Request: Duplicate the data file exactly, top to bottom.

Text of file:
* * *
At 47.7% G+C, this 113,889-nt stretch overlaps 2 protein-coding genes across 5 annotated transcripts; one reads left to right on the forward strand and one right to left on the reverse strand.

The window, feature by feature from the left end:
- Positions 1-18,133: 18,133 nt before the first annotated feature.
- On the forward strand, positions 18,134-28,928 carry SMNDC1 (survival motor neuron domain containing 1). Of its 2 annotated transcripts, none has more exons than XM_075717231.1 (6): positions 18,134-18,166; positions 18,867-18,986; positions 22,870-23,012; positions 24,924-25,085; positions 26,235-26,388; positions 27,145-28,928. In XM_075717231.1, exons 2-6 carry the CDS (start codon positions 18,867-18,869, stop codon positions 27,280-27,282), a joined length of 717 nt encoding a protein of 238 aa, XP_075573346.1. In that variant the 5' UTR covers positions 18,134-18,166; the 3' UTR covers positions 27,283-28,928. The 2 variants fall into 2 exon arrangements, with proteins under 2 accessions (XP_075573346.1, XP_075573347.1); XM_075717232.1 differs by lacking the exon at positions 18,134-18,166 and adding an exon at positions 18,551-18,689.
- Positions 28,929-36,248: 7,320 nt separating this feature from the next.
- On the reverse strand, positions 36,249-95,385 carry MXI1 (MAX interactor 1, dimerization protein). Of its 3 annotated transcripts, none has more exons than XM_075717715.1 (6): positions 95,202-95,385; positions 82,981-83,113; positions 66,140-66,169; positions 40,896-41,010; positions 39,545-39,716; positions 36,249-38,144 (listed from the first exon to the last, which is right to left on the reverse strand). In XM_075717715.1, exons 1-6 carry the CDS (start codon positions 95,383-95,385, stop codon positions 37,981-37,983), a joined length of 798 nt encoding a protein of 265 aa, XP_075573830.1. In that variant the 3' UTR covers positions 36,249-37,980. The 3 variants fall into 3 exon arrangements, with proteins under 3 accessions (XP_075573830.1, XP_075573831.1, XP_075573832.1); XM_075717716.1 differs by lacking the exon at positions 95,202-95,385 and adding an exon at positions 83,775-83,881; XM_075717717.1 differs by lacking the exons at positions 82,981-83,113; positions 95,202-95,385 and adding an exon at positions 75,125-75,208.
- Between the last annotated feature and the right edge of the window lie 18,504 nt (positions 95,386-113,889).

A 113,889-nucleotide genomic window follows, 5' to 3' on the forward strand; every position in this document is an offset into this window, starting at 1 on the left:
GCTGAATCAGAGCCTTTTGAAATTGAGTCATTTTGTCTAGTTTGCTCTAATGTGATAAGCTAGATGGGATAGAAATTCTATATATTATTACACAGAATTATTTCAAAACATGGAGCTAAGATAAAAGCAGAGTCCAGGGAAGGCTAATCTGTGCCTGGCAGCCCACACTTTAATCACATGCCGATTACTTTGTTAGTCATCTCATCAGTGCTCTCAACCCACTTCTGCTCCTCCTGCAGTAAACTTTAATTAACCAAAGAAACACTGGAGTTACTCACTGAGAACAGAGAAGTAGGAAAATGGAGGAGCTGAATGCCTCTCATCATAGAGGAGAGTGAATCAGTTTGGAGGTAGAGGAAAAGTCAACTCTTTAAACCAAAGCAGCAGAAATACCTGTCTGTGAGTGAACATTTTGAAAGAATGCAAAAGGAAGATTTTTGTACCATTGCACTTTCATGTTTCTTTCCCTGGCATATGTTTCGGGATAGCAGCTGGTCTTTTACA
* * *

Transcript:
At 47.7% G+C, this 113,889-nt stretch overlaps 2 protein-coding genes across 5 annotated transcripts; one reads left to right on the forward strand and one right to left on the reverse strand.

The window, feature by feature from the left end:
- Positions 1-18,133: 18,133 nt before the first annotated feature.
- On the forward strand, positions 18,134-28,928 carry SMNDC1 (survival motor neuron domain containing 1). Of its 2 annotated transcripts, none has more exons than XM_075717231.1 (6): positions 18,134-18,166; positions 18,867-18,986; positions 22,870-23,012; positions 24,924-25,085; positions 26,235-26,388; positions 27,145-28,928. In XM_075717231.1, exons 2-6 carry the CDS (start codon positions 18,867-18,869, stop codon positions 27,280-27,282), a joined length of 717 nt encoding a protein of 238 aa, XP_075573346.1. In that variant the 5' UTR covers positions 18,134-18,166; the 3' UTR covers positions 27,283-28,928. The 2 variants fall into 2 exon arrangements, with proteins under 2 accessions (XP_075573346.1, XP_075573347.1); XM_075717232.1 differs by lacking the exon at positions 18,134-18,166 and adding an exon at positions 18,551-18,689.
- Positions 28,929-36,248: 7,320 nt separating this feature from the next.
- On the reverse strand, positions 36,249-95,385 carry MXI1 (MAX interactor 1, dimerization protein). Of its 3 annotated transcripts, none has more exons than XM_075717715.1 (6): positions 95,202-95,385; positions 82,981-83,113; positions 66,140-66,169; positions 40,896-41,010; positions 39,545-39,716; positions 36,249-38,144 (listed from the first exon to the last, which is right to left on the reverse strand). In XM_075717715.1, exons 1-6 carry the CDS (start codon positions 95,383-95,385, stop codon positions 37,981-37,983), a joined length of 798 nt encoding a protein of 265 aa, XP_075573830.1. In that variant the 3' UTR covers positions 36,249-37,980. The 3 variants fall into 3 exon arrangements, with proteins under 3 accessions (XP_075573830.1, XP_075573831.1, XP_075573832.1); XM_075717716.1 differs by lacking the exon at positions 95,202-95,385 and adding an exon at positions 83,775-83,881; XM_075717717.1 differs by lacking the exons at positions 82,981-83,113; positions 95,202-95,385 and adding an exon at positions 75,125-75,208.
- Between the last annotated feature and the right edge of the window lie 18,504 nt (positions 95,386-113,889).

A 113,889-nucleotide genomic window follows, 5' to 3' on the forward strand; every position in this document is an offset into this window, starting at 1 on the left:
GCTGAATCAGAGCCTTTTGAAATTGAGTCATTTTGTCTAGTTTGCTCTAATGTGATAAGCTAGATGGGATAGAAATTCTATATATTATTACACAGAATTATTTCAAAACATGGAGCTAAGATAAAAGCAGAGTCCAGGGAAGGCTAATCTGTGCCTGGCAGCCCACACTTTAATCACATGCCGATTACTTTGTTAGTCATCTCATCAGTGCTCTCAACCCACTTCTGCTCCTCCTGCAGTAAACTTTAATTAACCAAAGAAACACTGGAGTTACTCACTGAGAACAGAGAAGTAGGAAAATGGAGGAGCTGAATGCCTCTCATCATAGAGGAGAGTGAATCAGTTTGGAGGTAGAGGAAAAGTCAACTCTTTAAACCAAAGCAGCAGAAATACCTGTCTGTGAGTGAACATTTTGAAAGAATGCAAAAGGAAGATTTTTGTACCATTGCACTTTCATGTTTCTTTCCCTGGCATATGTTTCGGGATAGCAGCTGGTCTTTTACA